The Cost of Living Post-Crisis – Financial Management

The Cost of Living Post-Crisis – Financial Management

The Cost of Living Post-Crisis – Financial Management

By Chris De Luca

For a series of seminars I have been preparing, I have been looking back to see how we used to spend our money compared to the present. The cost of living is a topic that has been brought to the forefront of many people’s minds, due to the current crisis. Whether you have been forced into furlough, home working, and so on, you are likely to be facing a multitude of challenges.

As well as looking at our past spending habits, I have been considering how we used to manage our work-life balance, compared to the present, and into the future. The term ‘work-life balance’ is bandied about a lot, but what does it actually mean? How can you quantify it? Is it measurable? It’s quite natural to want to have it all (and many of us can), but not all at once! There is a direct parallel between the cost of living and the quality of our lifestyles.

The first scientific attempt of comparing the cost of living was the ‘RPI basket of goods’ introduced after World War 2 in 1947. The difference between then and now is fascinating. RPI stands for ‘retail price index’ and the ‘basket’ is made up of goods and services, which are split into a dozen or so categories. The weighting of these different categories reflects and guides major trends in society. RPI is used to measure inflation, i.e. how the cost of goods and services have changed over time.

Why is RPI important? Because it drives our own aspirations, including our ‘bucket lists’, and it relates to our work-life balance. All too often when we talk about this, or ‘the future’, the timeframe being considered is less than 5 years. This is the typical period that we normally think decisively about, and we often unconsciously find ourselves slipping into a lifestyle or behaviour pattern without taking much notice of the long-term consequences. The rise of internet shopping, the use of contactless cards, and an almost bewildering level of consumer choice makes it all too easy to ignore tomorrow in pursuit of instant gratification today.

As some of you might be aware, I have been doing this job for a year or two (!), and this will be the fourth recession I have faced in my time. When it comes to the stock market and other financial matters, there are lots of predictions flying around about how the ‘new normal’ will look compared to the old normal, i.e. ‘the past’.

The series of articles I intend to write during this time draw on my experiences, and my aim is to help those who may be trying to plot a course for themselves. For example, you may have a good idea of where you want to be now and years down the line. However, the past few months has taught us there’s truth in the comment made by Mike Tyson – on entering the boxing ring, “Everyone has a plan ‘till they get punched in the mouth!”.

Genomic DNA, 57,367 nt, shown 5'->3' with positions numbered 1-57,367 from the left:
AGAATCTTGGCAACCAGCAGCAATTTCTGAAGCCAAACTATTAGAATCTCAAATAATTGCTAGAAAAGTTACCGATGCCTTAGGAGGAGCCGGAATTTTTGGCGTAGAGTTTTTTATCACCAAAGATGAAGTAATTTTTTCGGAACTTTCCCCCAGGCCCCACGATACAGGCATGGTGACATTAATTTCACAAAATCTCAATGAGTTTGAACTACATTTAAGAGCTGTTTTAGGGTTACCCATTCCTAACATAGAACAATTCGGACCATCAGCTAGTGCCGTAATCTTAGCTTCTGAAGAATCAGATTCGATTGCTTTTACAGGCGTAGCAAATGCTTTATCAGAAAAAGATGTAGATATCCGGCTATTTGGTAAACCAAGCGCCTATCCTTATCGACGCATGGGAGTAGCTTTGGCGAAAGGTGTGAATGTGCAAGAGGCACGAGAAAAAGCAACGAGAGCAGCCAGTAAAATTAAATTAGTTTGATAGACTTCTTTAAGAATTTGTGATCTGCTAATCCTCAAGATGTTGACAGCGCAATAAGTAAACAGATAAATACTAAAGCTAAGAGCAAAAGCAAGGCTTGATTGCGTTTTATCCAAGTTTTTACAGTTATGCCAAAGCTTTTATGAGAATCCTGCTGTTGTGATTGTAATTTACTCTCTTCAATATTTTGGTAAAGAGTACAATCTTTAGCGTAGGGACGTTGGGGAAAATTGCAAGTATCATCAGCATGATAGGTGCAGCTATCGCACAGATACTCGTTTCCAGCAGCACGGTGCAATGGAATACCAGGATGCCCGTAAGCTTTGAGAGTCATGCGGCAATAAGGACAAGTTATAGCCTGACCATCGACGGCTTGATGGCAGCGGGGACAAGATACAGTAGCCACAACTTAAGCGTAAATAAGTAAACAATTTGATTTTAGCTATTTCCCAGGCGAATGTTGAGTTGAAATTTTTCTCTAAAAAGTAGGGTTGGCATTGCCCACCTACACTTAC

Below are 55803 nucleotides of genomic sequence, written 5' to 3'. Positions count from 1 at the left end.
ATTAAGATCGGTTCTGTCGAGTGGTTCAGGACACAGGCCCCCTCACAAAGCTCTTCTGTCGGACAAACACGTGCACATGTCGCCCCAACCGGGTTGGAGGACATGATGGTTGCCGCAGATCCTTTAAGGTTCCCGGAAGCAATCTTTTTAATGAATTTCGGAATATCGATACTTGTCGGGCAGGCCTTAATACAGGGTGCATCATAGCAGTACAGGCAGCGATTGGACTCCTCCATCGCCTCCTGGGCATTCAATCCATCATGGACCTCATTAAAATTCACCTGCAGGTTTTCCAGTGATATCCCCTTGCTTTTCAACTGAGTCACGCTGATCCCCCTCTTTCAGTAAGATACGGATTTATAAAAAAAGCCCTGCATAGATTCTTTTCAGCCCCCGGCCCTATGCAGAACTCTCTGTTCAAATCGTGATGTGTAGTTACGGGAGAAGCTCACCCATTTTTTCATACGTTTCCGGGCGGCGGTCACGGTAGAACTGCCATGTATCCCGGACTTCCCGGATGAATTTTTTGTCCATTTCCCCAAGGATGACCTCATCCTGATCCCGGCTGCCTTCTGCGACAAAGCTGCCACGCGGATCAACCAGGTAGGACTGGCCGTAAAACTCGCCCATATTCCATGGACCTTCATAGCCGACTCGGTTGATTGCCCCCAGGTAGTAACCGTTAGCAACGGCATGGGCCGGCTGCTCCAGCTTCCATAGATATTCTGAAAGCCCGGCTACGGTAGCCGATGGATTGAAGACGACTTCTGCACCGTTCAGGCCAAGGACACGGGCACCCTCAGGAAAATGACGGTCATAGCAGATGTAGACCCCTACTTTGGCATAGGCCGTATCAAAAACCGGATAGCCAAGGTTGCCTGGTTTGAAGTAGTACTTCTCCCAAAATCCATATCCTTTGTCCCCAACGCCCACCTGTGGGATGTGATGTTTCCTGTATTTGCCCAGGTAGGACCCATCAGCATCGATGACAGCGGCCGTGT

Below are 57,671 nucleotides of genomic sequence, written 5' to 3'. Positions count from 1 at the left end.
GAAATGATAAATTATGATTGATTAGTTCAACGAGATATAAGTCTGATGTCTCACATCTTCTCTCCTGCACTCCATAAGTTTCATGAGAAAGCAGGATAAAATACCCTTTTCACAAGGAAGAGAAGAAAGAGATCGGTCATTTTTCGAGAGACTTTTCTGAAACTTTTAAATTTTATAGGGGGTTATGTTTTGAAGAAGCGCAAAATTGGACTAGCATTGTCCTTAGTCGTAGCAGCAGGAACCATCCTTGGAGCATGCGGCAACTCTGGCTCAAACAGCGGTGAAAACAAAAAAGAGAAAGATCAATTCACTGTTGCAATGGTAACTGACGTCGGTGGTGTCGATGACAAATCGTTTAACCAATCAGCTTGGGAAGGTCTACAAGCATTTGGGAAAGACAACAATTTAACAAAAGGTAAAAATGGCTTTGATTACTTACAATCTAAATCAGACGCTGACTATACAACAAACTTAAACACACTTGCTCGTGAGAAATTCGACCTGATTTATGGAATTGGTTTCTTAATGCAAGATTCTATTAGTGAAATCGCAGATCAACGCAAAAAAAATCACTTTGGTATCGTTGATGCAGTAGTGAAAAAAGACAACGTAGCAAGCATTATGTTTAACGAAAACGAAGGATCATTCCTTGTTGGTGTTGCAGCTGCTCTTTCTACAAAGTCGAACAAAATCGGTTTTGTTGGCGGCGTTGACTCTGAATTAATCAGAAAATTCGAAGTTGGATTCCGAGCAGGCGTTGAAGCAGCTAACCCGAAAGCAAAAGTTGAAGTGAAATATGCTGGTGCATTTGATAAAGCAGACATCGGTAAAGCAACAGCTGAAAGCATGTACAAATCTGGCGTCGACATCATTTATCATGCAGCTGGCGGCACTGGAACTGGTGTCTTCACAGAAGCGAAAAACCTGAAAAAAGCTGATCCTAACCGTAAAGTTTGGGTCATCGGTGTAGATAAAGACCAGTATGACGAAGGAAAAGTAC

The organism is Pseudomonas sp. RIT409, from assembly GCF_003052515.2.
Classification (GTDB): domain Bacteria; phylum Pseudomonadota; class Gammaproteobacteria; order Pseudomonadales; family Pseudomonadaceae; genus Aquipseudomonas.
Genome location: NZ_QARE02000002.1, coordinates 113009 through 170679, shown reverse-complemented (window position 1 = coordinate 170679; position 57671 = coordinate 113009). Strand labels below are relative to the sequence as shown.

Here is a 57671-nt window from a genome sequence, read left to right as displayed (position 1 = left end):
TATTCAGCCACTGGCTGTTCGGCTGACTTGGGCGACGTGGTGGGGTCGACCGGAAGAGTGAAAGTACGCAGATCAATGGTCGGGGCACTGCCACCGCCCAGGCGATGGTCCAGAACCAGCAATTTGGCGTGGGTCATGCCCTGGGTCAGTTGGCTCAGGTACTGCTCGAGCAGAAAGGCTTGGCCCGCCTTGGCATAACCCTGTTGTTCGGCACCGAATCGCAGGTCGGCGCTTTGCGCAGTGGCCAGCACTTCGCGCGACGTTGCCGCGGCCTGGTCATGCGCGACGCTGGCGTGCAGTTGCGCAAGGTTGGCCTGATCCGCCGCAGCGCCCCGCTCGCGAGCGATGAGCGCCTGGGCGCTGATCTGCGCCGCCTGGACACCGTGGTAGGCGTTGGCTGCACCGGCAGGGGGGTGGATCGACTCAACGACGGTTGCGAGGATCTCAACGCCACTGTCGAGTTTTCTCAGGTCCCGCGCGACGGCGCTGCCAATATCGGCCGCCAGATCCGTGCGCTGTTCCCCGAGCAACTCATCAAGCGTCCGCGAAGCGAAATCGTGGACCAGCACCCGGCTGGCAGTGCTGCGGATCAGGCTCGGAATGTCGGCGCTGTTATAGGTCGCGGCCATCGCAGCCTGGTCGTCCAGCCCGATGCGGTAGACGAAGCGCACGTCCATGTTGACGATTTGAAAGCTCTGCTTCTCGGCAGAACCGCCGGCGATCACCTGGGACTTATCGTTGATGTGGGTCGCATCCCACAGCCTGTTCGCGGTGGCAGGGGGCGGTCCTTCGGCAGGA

Let’s take a moment to go back to 1947 when the RPI had just been introduced. The UK was in the throes of recovering from World War 2 and rationing was still in place. To give you an idea of how an average family’s money was spent at this time, I looked at the categories which usually define our work-life balance more than any other. I have rounded the figures up or down:

1947 2019 (published Jan 2020)
Food and alcohol 35% 11%
Transport 3% 12%
Housing 16% 30%
Leisure 5% 23%

 

The post-war world of 1947 was very different to today. People lived closer to where they worked. Villages often had their own industry or a small factory. Farms employed around five times the numbers they do now.

We only have to drive around the city of Leicester to see the history of industry by looking at the changes in housing architecture in Highfields (the owners), across to Spinney Hill (a barrier to the ‘huddled masses’) and to East Park Road (the managers’ houses), along with rows of terraced houses (for the workers) within easy reach of the nearby factories.

Back then, public transport routes coped easily with travel requirements. In today’s world, travel routes do not necessarily reflect where we live and how we work. For example, Fosse Park and the Meridian area have recently seen big new commercial and residential developments. There are other such developments around the city and across the county, but few can be reached other than by car.

In 1947, families could spend their money on football and cinema tickets, some (but not many) shows, concerts, theatres, and dances in music halls. Back then the only gadgets were limited to radios – TVs were not yet household items. Now we have all sorts of technology and online subscriptions coming out of our ears!

Fewer holidays were taken, and these were usually by train to the seaside, as motorcars were not owned by everyone. The Leicester Mercury often features old black and white photos of holidaymakers and the railway stations they would travel from (there used to be seven stations in the Leicester area). In 1947, only the rich travelled to holiday destinations by airplane.

Last year around the world, 40 million planes took off (and landed one way or the other!) and, at any one time, there were 10,000 planes in the air. Coupled with 1.4 billion of us visiting another country for a holiday last year, all of this has created significant environmental concerns for our future. However, this year due to COVID-19, all but necessary air travel paused.

The current crisis has impacted our lifestyles and the cost of living. I will be continuing to explore this topic in future blogs, but for more insights into work-life balance, please follow my LinkedIn page.

Need to review your current financial plan? Worried about how the crisis has affected your savings? We offer practical financial advice and our first meeting is always free with no obligation. Why not get in touch to see how we can help

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